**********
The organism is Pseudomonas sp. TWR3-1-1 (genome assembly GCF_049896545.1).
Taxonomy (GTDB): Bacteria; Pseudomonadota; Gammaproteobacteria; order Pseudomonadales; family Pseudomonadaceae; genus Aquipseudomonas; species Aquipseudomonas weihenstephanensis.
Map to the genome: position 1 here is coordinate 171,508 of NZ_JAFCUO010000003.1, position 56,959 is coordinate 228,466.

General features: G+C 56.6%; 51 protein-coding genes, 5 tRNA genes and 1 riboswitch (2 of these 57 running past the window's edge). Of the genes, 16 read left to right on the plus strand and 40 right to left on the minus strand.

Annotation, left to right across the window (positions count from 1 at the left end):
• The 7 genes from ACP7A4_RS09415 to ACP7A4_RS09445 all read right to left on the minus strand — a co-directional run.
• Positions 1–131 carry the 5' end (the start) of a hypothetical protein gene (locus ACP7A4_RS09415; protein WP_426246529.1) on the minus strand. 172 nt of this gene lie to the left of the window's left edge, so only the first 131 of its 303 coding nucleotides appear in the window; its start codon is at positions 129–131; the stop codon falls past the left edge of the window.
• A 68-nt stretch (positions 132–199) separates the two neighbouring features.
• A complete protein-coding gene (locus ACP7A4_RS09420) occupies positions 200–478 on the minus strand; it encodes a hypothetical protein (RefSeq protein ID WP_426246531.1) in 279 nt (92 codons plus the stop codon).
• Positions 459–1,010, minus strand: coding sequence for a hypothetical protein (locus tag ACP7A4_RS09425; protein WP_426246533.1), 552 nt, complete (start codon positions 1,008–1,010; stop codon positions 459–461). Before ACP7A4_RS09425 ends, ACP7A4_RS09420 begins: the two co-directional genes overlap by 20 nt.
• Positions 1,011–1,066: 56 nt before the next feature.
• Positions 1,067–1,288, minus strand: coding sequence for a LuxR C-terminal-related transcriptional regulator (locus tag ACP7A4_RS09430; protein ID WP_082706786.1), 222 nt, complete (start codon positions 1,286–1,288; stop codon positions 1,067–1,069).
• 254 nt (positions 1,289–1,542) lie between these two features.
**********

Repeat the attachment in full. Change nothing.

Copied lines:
The organism is Pseudomonas sp. TWR3-1-1 (genome assembly GCF_049896545.1).
Taxonomy (GTDB): Bacteria; Pseudomonadota; Gammaproteobacteria; order Pseudomonadales; family Pseudomonadaceae; genus Aquipseudomonas; species Aquipseudomonas weihenstephanensis.
Map to the genome: position 1 here is coordinate 171,508 of NZ_JAFCUO010000003.1, position 56,959 is coordinate 228,466.

General features: G+C 56.6%; 51 protein-coding genes, 5 tRNA genes and 1 riboswitch (2 of these 57 running past the window's edge). Of the genes, 16 read left to right on the plus strand and 40 right to left on the minus strand.

Annotation, left to right across the window (positions count from 1 at the left end):
• The 7 genes from ACP7A4_RS09415 to ACP7A4_RS09445 all read right to left on the minus strand — a co-directional run.
• Positions 1–131 carry the 5' end (the start) of a hypothetical protein gene (locus ACP7A4_RS09415; protein WP_426246529.1) on the minus strand. 172 nt of this gene lie to the left of the window's left edge, so only the first 131 of its 303 coding nucleotides appear in the window; its start codon is at positions 129–131; the stop codon falls past the left edge of the window.
• A 68-nt stretch (positions 132–199) separates the two neighbouring features.
• A complete protein-coding gene (locus ACP7A4_RS09420) occupies positions 200–478 on the minus strand; it encodes a hypothetical protein (RefSeq protein ID WP_426246531.1) in 279 nt (92 codons plus the stop codon).
• Positions 459–1,010, minus strand: coding sequence for a hypothetical protein (locus tag ACP7A4_RS09425; protein WP_426246533.1), 552 nt, complete (start codon positions 1,008–1,010; stop codon positions 459–461). Before ACP7A4_RS09425 ends, ACP7A4_RS09420 begins: the two co-directional genes overlap by 20 nt.
• Positions 1,011–1,066: 56 nt before the next feature.
• Positions 1,067–1,288, minus strand: coding sequence for a LuxR C-terminal-related transcriptional regulator (locus tag ACP7A4_RS09430; protein ID WP_082706786.1), 222 nt, complete (start codon positions 1,286–1,288; stop codon positions 1,067–1,069).
• 254 nt (positions 1,289–1,542) lie between these two features.